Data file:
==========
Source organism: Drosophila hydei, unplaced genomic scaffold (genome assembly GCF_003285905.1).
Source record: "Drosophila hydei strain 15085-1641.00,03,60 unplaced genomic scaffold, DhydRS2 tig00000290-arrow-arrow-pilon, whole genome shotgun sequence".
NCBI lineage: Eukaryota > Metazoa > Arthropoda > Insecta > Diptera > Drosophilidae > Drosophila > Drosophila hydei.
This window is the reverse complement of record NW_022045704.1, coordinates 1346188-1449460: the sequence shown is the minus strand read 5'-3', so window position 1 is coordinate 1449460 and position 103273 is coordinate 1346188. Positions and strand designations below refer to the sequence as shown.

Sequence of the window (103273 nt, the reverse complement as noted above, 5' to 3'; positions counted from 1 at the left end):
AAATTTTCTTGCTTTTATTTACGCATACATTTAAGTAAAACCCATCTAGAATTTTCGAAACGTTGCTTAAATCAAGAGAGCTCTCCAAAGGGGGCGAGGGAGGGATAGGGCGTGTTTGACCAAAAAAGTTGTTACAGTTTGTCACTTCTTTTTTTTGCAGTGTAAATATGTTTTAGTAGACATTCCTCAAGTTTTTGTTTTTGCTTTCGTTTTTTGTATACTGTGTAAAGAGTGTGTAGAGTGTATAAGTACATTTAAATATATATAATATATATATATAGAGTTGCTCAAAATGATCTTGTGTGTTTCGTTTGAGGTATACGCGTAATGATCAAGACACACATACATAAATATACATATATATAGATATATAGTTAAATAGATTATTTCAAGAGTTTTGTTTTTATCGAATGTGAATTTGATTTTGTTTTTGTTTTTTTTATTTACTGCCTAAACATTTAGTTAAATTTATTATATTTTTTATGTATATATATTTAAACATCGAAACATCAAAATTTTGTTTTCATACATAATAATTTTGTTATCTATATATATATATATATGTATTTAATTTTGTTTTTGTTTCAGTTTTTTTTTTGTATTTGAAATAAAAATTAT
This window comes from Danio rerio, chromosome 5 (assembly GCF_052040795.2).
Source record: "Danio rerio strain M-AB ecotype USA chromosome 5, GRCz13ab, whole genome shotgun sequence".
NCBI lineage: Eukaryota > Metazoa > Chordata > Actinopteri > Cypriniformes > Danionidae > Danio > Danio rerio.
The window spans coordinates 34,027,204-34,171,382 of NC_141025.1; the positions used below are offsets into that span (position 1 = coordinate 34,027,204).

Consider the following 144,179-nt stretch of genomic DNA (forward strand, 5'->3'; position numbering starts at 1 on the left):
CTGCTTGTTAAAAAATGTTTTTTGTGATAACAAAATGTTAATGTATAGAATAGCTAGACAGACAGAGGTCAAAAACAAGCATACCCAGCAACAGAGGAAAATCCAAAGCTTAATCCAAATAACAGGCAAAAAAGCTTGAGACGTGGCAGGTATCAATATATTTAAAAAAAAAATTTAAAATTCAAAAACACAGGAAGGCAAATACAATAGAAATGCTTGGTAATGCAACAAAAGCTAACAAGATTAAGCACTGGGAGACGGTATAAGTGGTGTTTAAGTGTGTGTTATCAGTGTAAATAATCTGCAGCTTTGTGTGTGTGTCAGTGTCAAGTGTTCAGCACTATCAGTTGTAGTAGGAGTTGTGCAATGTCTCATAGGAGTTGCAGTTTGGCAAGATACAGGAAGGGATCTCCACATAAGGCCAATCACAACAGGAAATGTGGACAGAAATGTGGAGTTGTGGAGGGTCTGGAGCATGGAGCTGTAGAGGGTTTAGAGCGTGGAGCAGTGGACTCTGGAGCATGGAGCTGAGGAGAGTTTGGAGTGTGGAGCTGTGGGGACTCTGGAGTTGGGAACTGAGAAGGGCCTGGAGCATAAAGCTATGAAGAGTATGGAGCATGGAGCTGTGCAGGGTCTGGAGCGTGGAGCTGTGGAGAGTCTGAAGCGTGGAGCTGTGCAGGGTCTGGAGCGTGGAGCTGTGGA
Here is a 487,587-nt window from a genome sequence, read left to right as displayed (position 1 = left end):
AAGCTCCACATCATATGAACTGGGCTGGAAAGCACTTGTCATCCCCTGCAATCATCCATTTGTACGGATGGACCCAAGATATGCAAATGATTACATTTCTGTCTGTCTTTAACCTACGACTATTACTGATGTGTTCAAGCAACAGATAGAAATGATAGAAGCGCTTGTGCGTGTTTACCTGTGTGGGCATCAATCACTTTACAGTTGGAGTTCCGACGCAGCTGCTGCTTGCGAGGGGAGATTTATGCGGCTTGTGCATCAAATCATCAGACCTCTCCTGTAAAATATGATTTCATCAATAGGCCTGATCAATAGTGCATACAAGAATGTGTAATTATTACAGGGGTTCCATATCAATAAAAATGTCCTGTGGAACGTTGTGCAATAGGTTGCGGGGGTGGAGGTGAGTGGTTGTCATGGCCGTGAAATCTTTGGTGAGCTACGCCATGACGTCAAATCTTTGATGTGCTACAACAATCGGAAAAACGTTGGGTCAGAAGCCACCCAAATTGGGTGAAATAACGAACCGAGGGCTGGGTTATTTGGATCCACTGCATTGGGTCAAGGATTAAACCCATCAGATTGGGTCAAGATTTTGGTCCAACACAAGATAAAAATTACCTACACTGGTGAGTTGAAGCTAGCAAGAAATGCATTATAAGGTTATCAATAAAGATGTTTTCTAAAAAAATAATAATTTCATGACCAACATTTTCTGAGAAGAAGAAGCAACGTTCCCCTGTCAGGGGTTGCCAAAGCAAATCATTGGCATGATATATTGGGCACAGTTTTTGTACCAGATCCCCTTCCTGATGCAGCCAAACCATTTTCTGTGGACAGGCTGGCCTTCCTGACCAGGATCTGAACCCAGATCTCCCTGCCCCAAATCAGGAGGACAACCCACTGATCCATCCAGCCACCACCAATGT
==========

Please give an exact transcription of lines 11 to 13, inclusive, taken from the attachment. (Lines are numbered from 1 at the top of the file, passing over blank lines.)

Consider the following 144,179-nt stretch of genomic DNA (forward strand, 5'->3'; position numbering starts at 1 on the left):
CTGCTTGTTAAAAAATGTTTTTTGTGATAACAAAATGTTAATGTATAGAATAGCTAGACAGACAGAGGTCAAAAACAAGCATACCCAGCAACAGAGGAAAATCCAAAGCTTAATCCAAATAACAGGCAAAAAAGCTTGAGACGTGGCAGGTATCAATATATTTAAAAAAAAAATTTAAAATTCAAAAACACAGGAAGGCAAATACAATAGAAATGCTTGGTAATGCAACAAAAGCTAACAAGATTAAGCACTGGGAGACGGTATAAGTGGTGTTTAAGTGTGTGTTATCAGTGTAAATAATCTGCAGCTTTGTGTGTGTGTCAGTGTCAAGTGTTCAGCACTATCAGTTGTAGTAGGAGTTGTGCAATGTCTCATAGGAGTTGCAGTTTGGCAAGATACAGGAAGGGATCTCCACATAAGGCCAATCACAACAGGAAATGTGGACAGAAATGTGGAGTTGTGGAGGGTCTGGAGCATGGAGCTGTAGAGGGTTTAGAGCGTGGAGCAGTGGACTCTGGAGCATGGAGCTGAGGAGAGTTTGGAGTGTGGAGCTGTGGGGACTCTGGAGTTGGGAACTGAGAAGGGCCTGGAGCATAAAGCTATGAAGAGTATGGAGCATGGAGCTGTGCAGGGTCTGGAGCGTGGAGCTGTGGAGAGTCTGAAGCGTGGAGCTGTGCAGGGTCTGGAGCGTGGAGCTGTGGA
Here is a 487,587-nt window from a genome sequence, read left to right as displayed (position 1 = left end):